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A Landmark 27-page Lowell Manuscript

Lowell, James Russell. Autograph manuscript “On a Certain Condescension in Foreigners.”

No Place, ca. 1869

27 pages (24 x 19 cm), with additional revisions on the versos. Contemporary ink marks, a closed marginal tear to first leaf. Morocco case.

A rare and important manuscript of one of Lowell’s most famous essays, “On a Certain Condescension in Foreigners.” “The foremost American man of letters of his time” (DAB), Lowell was uniquely positioned to comment on foreigners’ attitudes towards Americans. He spent many years living and travelling in Europe starting in 1850, ultimately serving as the Minister to the Court of St. James in 1880-1885.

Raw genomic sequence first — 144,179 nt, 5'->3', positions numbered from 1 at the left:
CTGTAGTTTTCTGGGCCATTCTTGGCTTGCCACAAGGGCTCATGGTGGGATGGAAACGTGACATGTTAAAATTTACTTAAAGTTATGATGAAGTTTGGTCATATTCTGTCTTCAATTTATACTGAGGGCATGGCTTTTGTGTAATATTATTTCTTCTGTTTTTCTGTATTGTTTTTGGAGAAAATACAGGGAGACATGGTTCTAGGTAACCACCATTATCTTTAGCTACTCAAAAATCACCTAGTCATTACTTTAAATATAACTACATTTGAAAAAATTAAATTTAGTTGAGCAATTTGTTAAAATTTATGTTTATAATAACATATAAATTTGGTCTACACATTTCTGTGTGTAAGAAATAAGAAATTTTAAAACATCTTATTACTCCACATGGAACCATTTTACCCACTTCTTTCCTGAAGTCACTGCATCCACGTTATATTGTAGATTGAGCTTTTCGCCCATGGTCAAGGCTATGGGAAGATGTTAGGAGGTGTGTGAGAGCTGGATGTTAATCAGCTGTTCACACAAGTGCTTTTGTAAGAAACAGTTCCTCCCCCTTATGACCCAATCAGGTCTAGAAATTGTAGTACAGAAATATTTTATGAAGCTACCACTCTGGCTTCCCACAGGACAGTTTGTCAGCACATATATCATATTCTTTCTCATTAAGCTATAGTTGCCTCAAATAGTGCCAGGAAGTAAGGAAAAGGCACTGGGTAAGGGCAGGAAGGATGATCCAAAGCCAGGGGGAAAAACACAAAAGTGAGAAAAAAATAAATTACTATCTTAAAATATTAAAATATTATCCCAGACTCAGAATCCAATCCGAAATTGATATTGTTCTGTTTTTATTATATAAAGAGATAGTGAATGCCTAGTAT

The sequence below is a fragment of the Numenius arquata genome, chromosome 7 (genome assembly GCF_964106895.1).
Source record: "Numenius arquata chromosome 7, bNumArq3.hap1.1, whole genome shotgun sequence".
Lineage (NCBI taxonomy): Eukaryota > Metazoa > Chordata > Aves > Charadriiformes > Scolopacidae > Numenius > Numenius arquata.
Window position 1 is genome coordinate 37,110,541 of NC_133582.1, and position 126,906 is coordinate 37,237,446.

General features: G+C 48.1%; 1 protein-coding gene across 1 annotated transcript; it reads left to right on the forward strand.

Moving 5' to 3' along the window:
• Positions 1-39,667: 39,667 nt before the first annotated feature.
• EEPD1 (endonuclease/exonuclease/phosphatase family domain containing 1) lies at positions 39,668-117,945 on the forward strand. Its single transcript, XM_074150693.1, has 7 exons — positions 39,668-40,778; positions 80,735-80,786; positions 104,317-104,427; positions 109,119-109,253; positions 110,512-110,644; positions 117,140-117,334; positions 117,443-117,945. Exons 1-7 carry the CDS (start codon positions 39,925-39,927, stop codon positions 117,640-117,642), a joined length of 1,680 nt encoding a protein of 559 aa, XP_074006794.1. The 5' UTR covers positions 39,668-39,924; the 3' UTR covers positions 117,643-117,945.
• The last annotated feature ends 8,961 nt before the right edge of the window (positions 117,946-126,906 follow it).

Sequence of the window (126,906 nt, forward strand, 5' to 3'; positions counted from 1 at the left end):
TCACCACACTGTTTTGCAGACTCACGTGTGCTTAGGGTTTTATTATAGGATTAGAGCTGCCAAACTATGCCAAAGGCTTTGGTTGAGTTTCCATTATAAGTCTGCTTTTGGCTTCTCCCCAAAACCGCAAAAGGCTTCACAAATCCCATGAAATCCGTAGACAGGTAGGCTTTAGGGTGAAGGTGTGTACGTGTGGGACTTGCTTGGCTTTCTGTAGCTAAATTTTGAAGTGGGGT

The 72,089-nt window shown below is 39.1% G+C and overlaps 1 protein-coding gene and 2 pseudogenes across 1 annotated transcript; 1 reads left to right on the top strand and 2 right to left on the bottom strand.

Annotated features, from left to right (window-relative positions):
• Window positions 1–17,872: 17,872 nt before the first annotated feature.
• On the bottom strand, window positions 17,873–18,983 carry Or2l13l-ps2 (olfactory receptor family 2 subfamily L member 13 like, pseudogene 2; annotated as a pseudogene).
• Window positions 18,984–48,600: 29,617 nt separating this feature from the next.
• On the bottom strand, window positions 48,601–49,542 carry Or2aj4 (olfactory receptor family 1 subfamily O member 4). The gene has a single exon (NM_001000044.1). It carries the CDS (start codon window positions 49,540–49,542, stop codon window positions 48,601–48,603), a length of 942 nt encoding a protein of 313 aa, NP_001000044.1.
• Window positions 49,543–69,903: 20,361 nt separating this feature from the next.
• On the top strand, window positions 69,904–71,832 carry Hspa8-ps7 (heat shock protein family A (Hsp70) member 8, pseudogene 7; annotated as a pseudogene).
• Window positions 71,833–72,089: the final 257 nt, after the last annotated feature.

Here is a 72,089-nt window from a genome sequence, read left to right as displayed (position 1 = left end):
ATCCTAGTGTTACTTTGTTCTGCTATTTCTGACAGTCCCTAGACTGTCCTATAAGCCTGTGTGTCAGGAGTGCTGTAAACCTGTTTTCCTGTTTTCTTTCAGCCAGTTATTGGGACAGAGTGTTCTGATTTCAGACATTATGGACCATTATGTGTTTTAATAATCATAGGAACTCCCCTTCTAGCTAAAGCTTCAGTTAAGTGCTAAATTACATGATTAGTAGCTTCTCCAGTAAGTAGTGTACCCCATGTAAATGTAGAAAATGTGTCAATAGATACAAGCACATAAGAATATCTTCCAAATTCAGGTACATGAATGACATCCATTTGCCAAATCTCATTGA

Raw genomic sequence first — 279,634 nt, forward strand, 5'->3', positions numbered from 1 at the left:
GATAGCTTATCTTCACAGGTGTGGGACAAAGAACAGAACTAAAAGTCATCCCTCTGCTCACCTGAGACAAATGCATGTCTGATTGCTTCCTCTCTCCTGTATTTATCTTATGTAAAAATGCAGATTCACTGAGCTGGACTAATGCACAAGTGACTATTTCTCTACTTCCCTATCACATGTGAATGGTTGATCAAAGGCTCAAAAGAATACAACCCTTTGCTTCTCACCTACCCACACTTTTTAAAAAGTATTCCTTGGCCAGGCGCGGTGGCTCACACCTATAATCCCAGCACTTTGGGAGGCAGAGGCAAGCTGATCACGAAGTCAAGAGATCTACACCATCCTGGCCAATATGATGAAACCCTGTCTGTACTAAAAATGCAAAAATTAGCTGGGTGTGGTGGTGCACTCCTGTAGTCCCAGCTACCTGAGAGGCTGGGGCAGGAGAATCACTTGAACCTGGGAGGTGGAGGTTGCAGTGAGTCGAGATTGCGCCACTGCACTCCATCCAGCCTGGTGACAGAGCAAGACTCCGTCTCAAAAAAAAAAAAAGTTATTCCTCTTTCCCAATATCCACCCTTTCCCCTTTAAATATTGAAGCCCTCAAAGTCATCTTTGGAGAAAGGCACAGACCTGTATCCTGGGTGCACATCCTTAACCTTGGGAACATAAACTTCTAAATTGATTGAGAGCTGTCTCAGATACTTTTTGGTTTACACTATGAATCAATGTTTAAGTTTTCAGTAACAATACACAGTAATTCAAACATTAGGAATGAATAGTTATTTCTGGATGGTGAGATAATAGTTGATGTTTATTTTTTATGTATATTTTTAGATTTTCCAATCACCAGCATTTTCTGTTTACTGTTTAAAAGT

American authors from Cooper and Irving to Poe and Melville commented on—and sometimes seemed even obsessed by—English attitudes towards America, and this essay received considerable attention in its time. It remains among Lowell’s most significant and most enduring essays. “It was for the cultivated men and women of these villages [of New England] that Lowell wrote. They of all persons delighted in his essay On a Certain Condescension in Foreigners, with its urbane reproof of criticism of our lack of urbanity; for the village cherished some dignity of manners and would accept a predestined hell easier than condescension from anybody” (Cambridge History of English Literature).

Rare. This is the finest Lowell manuscript to appear in over half a century. Only one Lowell manuscript of this length has appeared at auction since 1939. That piece, “A Moosehead Journal” (31 pp, sold at auction in 1968), is now in the Parkman Dexter Howe collection at the University of Florida, which includes 21 other Lowell manuscripts. None of those approaches this one in length and significance.